The statue of Confederate Gen. Robert E. Lee, which was the focal point of the deadly 2017 Charlottesville riots, will be melted down by a black heritage center in town and turned into public art, WVIR-TV reported.
What are the details?
The Jefferson School African American Heritage Center in Charlottesville is planning on melting down the Lee statue by February, the station added.
"The question of what to do with statues has gotten to this place where we are really saying out loud, ‘Yeah, we really could melt them down,’ and we are not the only community that is thinking about it, but we certainly hope we are the ones who create the road map for others who are interested in doing it," Andrea Douglas, the center's executive director, told WTTG-TV.
Douglas added to WVIR that "it feels really, really eminent and historic. We don’t want to take our trauma and have it moved to another community. The idea that you take an object that has so many connotations that are associated with white supremacy, and then allow it to go to another community where they have to contend with those objects. It feels immoral to us.”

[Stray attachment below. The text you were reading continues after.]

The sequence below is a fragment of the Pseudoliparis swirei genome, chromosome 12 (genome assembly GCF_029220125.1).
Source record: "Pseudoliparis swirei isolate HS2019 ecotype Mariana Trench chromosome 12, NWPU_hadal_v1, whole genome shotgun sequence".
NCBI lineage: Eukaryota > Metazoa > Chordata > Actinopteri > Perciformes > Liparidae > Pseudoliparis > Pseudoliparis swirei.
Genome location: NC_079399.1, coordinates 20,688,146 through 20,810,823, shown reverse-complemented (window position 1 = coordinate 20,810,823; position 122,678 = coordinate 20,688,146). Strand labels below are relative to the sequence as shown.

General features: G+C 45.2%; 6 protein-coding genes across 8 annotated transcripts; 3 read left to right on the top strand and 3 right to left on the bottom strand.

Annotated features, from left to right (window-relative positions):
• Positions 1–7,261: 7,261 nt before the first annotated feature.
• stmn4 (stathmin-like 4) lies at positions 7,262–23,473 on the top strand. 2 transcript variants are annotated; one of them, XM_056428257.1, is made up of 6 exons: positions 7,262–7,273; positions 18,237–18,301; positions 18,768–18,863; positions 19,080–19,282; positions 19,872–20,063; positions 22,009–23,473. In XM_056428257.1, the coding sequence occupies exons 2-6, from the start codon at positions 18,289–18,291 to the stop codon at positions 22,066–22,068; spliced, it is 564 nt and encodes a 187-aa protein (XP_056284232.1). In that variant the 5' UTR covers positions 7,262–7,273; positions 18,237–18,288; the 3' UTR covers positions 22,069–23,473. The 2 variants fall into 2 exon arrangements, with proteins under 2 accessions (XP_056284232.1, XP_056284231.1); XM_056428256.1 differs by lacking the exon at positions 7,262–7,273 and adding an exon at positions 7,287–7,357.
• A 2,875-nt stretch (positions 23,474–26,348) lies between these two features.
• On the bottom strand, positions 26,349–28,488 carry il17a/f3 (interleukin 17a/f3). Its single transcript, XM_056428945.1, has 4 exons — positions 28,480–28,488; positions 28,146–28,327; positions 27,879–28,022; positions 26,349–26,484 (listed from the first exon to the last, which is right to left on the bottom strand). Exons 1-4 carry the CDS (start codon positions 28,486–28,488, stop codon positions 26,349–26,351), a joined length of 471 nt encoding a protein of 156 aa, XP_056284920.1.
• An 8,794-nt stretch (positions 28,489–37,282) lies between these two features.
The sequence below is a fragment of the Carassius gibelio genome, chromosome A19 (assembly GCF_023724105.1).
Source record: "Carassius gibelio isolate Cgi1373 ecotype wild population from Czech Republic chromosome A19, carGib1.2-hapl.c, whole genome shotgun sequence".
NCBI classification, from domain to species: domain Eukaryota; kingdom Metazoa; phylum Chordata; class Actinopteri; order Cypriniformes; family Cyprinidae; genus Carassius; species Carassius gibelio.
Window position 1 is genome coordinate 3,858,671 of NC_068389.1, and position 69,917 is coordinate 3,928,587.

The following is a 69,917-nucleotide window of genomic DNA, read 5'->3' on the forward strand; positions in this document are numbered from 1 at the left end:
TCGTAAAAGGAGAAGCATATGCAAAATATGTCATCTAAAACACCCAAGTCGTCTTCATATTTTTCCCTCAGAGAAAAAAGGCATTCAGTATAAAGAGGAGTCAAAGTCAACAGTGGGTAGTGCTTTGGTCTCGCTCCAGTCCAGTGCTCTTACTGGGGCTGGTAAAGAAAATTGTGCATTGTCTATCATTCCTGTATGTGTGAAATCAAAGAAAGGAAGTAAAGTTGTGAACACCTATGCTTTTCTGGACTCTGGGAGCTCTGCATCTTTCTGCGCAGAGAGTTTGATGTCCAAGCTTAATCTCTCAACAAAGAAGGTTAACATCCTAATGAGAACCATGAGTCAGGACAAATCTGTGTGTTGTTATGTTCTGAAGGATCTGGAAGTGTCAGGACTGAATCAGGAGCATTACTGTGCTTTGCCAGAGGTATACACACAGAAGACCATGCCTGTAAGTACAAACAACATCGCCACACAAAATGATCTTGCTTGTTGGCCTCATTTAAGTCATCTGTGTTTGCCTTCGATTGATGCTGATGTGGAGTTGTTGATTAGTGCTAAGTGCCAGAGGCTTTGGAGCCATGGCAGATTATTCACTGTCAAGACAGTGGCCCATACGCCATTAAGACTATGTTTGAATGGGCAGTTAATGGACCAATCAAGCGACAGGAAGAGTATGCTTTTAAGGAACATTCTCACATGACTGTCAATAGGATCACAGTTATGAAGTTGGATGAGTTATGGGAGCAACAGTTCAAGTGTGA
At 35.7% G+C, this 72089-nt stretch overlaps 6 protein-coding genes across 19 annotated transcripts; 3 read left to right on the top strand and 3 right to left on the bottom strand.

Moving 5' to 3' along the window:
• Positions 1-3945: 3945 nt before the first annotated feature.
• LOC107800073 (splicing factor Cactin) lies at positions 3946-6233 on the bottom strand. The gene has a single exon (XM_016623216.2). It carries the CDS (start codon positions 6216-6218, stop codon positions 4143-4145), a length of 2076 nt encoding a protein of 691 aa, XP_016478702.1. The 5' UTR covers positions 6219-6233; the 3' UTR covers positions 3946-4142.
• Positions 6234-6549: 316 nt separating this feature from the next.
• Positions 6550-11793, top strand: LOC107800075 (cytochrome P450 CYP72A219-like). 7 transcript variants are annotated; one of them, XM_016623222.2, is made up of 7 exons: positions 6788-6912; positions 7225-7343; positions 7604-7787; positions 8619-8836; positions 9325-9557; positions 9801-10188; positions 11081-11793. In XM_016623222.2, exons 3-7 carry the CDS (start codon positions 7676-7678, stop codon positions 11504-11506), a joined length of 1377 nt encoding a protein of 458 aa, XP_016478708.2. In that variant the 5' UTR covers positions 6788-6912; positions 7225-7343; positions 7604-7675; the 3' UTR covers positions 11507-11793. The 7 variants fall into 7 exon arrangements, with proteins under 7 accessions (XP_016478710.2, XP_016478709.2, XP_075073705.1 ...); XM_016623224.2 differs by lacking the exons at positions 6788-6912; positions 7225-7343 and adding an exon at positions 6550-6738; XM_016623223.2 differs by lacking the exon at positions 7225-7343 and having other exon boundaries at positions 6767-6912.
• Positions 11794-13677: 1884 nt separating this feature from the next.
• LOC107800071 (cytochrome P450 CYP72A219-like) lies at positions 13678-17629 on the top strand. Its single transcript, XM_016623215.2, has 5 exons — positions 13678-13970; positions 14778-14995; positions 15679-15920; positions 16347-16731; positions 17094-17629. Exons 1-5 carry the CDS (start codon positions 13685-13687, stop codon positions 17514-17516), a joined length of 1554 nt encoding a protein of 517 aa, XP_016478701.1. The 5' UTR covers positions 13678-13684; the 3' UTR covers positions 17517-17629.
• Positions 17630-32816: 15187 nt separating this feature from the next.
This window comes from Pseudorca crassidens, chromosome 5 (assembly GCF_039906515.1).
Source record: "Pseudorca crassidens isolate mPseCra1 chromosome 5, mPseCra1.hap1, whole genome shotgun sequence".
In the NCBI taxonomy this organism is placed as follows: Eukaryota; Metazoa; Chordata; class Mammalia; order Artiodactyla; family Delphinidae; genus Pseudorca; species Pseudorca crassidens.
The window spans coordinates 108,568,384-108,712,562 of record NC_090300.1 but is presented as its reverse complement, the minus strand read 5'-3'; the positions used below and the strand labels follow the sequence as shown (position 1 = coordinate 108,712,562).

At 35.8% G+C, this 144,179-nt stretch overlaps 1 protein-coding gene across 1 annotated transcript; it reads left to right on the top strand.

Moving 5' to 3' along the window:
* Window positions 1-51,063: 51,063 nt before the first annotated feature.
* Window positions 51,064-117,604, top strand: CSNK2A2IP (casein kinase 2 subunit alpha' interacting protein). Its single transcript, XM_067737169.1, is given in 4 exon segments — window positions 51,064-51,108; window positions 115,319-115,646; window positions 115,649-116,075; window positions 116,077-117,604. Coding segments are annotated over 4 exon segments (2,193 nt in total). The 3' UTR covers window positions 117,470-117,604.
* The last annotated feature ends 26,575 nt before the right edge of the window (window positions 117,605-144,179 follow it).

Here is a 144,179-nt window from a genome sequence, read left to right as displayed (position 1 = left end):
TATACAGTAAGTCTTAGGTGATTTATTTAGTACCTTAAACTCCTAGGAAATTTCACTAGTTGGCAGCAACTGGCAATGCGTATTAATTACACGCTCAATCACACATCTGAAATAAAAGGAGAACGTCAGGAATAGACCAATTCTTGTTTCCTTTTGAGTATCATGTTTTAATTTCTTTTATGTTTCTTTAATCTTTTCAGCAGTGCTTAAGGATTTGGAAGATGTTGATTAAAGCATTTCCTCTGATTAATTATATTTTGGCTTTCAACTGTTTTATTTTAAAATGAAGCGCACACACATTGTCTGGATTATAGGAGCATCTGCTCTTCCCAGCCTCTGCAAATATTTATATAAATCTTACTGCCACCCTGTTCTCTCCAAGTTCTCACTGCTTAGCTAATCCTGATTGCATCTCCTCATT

In addition, she said the project's goal is “to create something that transforms what was once toxic in our public space into something beautiful and more reflective of our entire community’s social values," Yahoo News said.
The public art project, Swords into Plowshares, will cost about $1.1 million, Douglas told WVIR.
“We have already raised $590,000 in gifts from the Virginia Humanities Open Source, which is one of the largest foundations in the country," Douglas noted to WVIR. "They have already participated in monument processes."
Jalane Schmidt, director of the University of Virginia's Democracy Initiatives Memory Project — a co-sponsor of the Lee statue art endeavor — added to WVIR that "the statue will still be here. It’ll be here with us. Whatever gets created out of these repurposed materials will be here with us."
Schmidt also told the station that the art project will narrate the entire story of how the statue came to be.
Robert E. Lee statue in Charlottesville to be melted down, remade into art | FOX 5 DC youtu.be
What's the background?
Charlottesville's city council originally voted to remove the Lee statue in 2017, which sparked rioting in the city that summer. But just after midnight Tuesday, the council unanimously voted to donate the statue to the black heritage center in town, the Daily Progress reported.
The 100-year-old statue has been in a city storage facility since it was removed from its spot in town July 10, the outlet said, adding that city officials called for proposals on what to do with the statue in July and September. The black heritage center submitted a proposal suggesting the statue be melted into ingots and transformed into a work of art that reflects the community’s values, the Daily Progress said.